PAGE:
The company’s attorney can help develop an appropriate form. If a company manager is presented with a nondisclosure agreement from a third party with whom the company does business, the manager should be sensitive to avoid signing any agreement that is overly broad in identifying what information must be restricted or that contains non-competition, non-solicitation, or other restrictions that are excessive, inappropriate, or irrelevant to the purpose of the nondisclosure agreement.
Agreements with Employees
Many organizations enter into employment agreements with key management and sales personnel, not only to avoid misunderstandings about duties, compensation, benefits, and other terms of employment, but also to protect against misuse of important company information to which the employee would have access, or to ensure that the company gets the benefit of any intellectual property developed by the employee.
Agreements with employees to consider in this regard include, where appropriate, agreements:
- not to disclose or misuse company confidential or proprietary information, or such information received from others with whom the company does business;
- not to solicit a company’s customers or employees, or not to compete; and
- to assign to the company any intellectual property created during the course of employment.
Under Massachusetts law, covenants not to compete are recognized to the extent they are necessary to protect legitimate company interests such as trade secrets. If an employee in Massachusetts has a covenant not to compete, it is important to consider executing a new non-competition agreement if the employee is promoted or changes job functions.
Note that the laws of other states, regarding covenants not to compete, are not always the same as in Massachusetts. In some states, noncompetition agreements with employees are unenforceable, or are enforceable only under certain conditions that need to be considered in preparing the agreement. Therefore, it is worth checking the status of the applicable laws for employees outside of Massachusetts.
Agreements for the Sale and Purchase of Products and Services
These agreements frequently arise from an exchange of preprinted forms such as requests for quotation, quotations, purchase orders and acknowledgments of purchase orders. These forms may be exchanged when an organization sells, leases, or licenses its products and services, or when it purchases products or services from vendors.
The documents that are exchanged often are not signed, contain conflicting terms between the seller’s document and the purchaser’s document, or are not reviewed by the receiving party before the contract is performed.
Under the Uniform Commercial Code provisions that have been enacted in Massachusetts and in other states, a contract for the sale or purchase of products can arise even if the forms exchanged by the parties differ from one another. What terms becomes part of the contract depends on timing and the language of the parties’ respective forms. Problems can arise, for example, when goods or services are not timely delivered, are defective, or cause injury or damage.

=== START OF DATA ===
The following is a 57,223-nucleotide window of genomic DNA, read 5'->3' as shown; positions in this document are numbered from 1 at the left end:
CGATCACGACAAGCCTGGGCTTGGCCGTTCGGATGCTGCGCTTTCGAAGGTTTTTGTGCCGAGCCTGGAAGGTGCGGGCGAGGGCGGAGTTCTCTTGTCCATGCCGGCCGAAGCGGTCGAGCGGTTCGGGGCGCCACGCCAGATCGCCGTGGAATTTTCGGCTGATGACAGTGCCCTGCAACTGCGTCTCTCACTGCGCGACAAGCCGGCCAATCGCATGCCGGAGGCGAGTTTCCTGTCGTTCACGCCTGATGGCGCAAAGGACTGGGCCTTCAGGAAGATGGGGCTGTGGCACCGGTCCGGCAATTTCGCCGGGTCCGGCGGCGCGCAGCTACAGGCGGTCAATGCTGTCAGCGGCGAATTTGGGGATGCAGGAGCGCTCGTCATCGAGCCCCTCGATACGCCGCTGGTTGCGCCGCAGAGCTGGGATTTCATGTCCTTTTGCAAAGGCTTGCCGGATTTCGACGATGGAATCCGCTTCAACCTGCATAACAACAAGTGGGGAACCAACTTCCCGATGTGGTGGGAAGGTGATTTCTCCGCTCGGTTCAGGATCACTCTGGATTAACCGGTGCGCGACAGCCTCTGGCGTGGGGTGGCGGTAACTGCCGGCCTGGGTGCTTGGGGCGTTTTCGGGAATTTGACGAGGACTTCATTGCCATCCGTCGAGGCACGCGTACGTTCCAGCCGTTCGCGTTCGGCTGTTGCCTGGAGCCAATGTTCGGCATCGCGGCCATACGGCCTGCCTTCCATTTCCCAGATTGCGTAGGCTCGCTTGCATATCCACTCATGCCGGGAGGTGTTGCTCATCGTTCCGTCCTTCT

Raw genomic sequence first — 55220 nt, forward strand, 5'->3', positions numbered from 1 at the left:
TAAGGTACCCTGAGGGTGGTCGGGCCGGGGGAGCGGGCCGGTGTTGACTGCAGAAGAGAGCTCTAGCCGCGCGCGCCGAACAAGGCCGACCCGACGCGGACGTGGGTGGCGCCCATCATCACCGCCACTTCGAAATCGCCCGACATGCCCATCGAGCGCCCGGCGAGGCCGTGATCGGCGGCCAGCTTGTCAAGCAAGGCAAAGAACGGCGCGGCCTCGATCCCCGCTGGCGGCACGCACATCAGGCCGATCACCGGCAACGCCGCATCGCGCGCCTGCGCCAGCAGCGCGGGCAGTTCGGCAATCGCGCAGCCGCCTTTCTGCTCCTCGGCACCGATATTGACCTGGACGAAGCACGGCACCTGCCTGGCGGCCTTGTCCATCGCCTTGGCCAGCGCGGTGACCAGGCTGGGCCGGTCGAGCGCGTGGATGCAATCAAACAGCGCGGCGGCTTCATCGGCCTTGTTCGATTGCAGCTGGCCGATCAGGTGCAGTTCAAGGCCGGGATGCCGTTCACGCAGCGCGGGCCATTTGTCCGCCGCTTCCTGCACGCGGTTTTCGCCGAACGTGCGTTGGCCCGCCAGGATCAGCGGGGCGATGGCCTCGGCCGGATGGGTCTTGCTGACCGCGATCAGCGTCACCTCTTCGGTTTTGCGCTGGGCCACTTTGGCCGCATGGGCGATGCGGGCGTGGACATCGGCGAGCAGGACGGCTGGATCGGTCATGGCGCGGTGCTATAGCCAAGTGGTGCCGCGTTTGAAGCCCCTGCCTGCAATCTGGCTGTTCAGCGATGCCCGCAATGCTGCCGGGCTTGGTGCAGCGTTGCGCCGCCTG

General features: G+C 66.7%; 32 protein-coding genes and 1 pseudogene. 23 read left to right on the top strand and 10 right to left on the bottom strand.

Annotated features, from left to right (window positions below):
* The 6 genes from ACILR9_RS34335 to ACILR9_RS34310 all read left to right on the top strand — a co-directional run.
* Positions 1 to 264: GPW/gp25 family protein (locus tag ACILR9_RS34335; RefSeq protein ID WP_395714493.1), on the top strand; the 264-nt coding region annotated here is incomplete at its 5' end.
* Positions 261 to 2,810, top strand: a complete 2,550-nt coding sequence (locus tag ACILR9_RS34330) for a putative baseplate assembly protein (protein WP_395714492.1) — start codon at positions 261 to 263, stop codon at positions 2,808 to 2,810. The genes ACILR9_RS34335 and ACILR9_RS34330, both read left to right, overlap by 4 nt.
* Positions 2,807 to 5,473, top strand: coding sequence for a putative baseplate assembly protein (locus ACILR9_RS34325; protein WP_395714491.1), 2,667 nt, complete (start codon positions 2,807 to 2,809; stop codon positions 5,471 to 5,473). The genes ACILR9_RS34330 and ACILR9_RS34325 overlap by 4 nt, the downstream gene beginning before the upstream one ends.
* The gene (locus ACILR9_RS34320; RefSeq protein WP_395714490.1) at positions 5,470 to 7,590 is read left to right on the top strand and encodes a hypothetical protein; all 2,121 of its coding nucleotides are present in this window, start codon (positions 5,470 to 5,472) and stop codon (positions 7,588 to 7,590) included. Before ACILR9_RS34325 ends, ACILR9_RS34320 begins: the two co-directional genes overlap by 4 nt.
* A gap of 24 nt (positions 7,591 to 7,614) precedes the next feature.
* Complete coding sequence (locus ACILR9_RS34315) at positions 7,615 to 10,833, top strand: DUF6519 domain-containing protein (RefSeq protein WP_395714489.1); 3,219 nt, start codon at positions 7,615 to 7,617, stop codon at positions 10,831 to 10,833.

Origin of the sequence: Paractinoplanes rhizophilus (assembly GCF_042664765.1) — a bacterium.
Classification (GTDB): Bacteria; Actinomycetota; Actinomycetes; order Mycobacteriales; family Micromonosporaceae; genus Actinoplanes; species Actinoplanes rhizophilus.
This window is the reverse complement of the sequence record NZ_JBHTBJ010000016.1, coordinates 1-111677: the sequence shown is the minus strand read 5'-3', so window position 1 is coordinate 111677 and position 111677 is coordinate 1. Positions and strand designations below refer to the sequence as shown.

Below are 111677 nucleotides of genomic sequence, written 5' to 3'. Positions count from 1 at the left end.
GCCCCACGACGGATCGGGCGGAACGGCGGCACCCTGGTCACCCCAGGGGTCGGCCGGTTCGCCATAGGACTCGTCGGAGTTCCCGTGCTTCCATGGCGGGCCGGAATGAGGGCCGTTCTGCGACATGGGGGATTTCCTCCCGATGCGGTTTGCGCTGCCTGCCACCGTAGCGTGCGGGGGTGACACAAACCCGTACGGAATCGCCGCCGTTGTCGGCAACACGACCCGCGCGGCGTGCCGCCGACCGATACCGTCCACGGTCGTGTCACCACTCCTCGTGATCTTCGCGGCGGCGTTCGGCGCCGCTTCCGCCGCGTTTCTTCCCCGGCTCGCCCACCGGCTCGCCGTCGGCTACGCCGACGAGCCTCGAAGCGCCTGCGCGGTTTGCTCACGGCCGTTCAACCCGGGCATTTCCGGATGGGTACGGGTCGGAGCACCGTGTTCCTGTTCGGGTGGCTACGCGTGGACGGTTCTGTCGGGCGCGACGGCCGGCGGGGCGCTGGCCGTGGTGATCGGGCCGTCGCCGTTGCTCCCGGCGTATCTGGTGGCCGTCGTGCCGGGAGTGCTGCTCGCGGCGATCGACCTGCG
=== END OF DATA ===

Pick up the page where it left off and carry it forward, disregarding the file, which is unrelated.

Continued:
This is an area where an organization can be proactive and develop the most advantageous forms, and impose process controls, to ensure that its terms become part of the final contract. In significant situations, it may be better to have a master sale agreement, signed by both parties, that applies to all sales to an important customer, or purchases from an important vendor, over a particular term. Such an agreement would address price, delivery, volume commitment, warranty, liability limitation, intellectual property, and other sale issues.
Well-drawn warranties, and related limitations on a seller’s obligations for claims relating to defective products and services, will help control the company’s exposure to potentially unlimited consequences from the sale of its products or services.
The matters that must be included in a warranty, those persons who have the benefit of the warranty, and the extent to which a seller can limit its liabilities are largely addressed by various state and federal laws. In particular, these include the Uniform Commercial Code provisions in effect in Massachusetts and other states, and the Federal Magnuson-Moss Warranty Act, which governs the contents of consumer product warranties.
Companies that contract to use distribution and sales networks may have several sales representative and distributor agreements in place, some of which may offer exclusivity arrangements to representatives or distributors. Any exclusivity commitments should be well-defined and consistent with the company’s plans to sell its products or services directly or through all sales channels. There are also limits imposed by the antitrust and other laws that affect permissible arrangements that can be made relating to exclusivity and pricing.
Many states, including Massachusetts, also have statutes that address agreements with sales representatives and their termination. Many countries outside of the U.S. have strict dealer protection laws that make it more difficult or expensive to terminate a dealer or distributor than might be the case in the U.S., even if the contract provides otherwise. Experienced business counsel can advise about the applicable limitations in any particular situation.
In conclusion, an effective contract administration program will minimize the risk of expensive and inadvertent contractual commitments. Such a program can ensure that a company’s policies and best interests are consistently reflected in its contractual positions, and that unusual risks are considered and addressed before a contract is signed.
David Parke is a partner with the law firm of Bulkley, Richardson and Gelinas, LLP, specializing in business and corporate matters; (413) 781-2820.